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Oh, Irony: Leaving Huffington Post Chicago over Copyright Infringement

An alternate version of this post appears on my Chicagosphere byline.

I’ve decided to call it quits as a Huffington Post Chicago blogger. A charter blogger at that–I was among those personally invited to scribe for HuffPost shortly before their debut in the Windy City in August 2008.

It was a good fit while it lasted. HuffPost bloggers aren’t compensated, but retain the copyright to their work which can be used in other places. So for the past 14 months, I’ve used my HuffPost byline to cross-post stories of civic interest that simultaneously appeared here in the pages of Chicago Carless. The large audience of the national content network gave those stories a wider reach than would have been possible on Carless, alone.

However, for the past several months, almost all content that I have published on Huffington Post Chicago–content that originated here on my personal blog–has been stolen and reposted on domestic and off-shore spam sites. From time to time that has happened with Chicago Carless, and in most cases I have been able to have the stolen content removed, usually by filing DMCA complaints with the relevant web hosts. It has happened rarely enough that I don’t find it too much of a nuisance.

However, in the past few months every single entry I have published on HuffPost Chicago has been stolen and reposted. I take my copyright very seriously and defend it vigorously–but I don’t have the time or the patience to follow up every HuffPost entry I publish with a DMCA complaint and the research required to file one. And, frankly, I’m tired of watching my copyrighted Chicago Carless posts infringed solely because I allow HuffPost to use them.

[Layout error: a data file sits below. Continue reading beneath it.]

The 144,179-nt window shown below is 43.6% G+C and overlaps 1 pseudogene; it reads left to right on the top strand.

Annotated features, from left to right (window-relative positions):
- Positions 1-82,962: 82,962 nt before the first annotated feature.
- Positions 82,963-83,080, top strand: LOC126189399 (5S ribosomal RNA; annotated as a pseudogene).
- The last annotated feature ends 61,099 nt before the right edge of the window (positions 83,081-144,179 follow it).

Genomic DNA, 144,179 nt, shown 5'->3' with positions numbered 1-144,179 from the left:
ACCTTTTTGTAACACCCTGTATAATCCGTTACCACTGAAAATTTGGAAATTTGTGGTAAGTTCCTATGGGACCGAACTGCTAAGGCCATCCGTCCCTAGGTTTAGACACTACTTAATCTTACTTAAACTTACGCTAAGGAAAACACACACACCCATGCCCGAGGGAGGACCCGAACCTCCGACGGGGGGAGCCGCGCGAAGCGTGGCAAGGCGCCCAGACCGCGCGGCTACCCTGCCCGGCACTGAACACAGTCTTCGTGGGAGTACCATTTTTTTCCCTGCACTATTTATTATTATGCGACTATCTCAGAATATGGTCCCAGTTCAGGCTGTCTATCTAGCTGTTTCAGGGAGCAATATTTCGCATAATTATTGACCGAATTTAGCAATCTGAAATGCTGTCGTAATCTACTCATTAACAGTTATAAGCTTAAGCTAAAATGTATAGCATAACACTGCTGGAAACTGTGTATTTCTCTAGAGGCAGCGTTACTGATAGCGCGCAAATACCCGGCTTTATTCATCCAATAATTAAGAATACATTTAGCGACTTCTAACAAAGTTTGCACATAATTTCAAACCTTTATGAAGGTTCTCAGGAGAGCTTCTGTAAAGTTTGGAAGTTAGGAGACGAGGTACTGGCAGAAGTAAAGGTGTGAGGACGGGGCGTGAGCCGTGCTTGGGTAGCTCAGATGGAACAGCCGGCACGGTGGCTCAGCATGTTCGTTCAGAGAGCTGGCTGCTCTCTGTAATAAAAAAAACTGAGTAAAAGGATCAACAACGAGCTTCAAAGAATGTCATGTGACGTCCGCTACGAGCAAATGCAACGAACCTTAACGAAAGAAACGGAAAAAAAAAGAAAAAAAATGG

This would be made easier if Huffington Post Chicago defended the copyright of its bloggers in some way. However, the content network places the onus of copyright defense squarely with its scribes–even though my content is being stolen–and consistently so–from their servers, not my own. Given the longstanding controversy that continues to surround HuffPost’s practice of posting questionably long excerpts from third-party news articles–a form of content scraping–I don’t expect them to damn the irony and rush to defend the copyright of their own bloggers.

But they should. And while you can still manage to benefit from infringing scraper sites (see good recommendations here and here), I’d rather beat them than join them, thanks.

I wish the Huffington Post Chicago editors and bloggers my best, and I’m grateful to have had the opportunity to borrow their pulpit for awhile. However, I can only wonder how large a problem this is. I can’t be the only Huffington Post Chicago blogger being infringed on a post-by-post basis. Hopefully, HuffPost will look into the issue and offer its bloggers a better defense against infringement in the future.

It’s worth noting that in guidance given to its own copyright-holding bloggers, the Chicago Tribune‘s ChicagoNow blog network, where I have my online-media byline, Chicagosphere, also places the onus of infringement defense on bloggers. It remains to be seen whether this will pose a problem in the future for me or my fellow ChicagoNow scribes.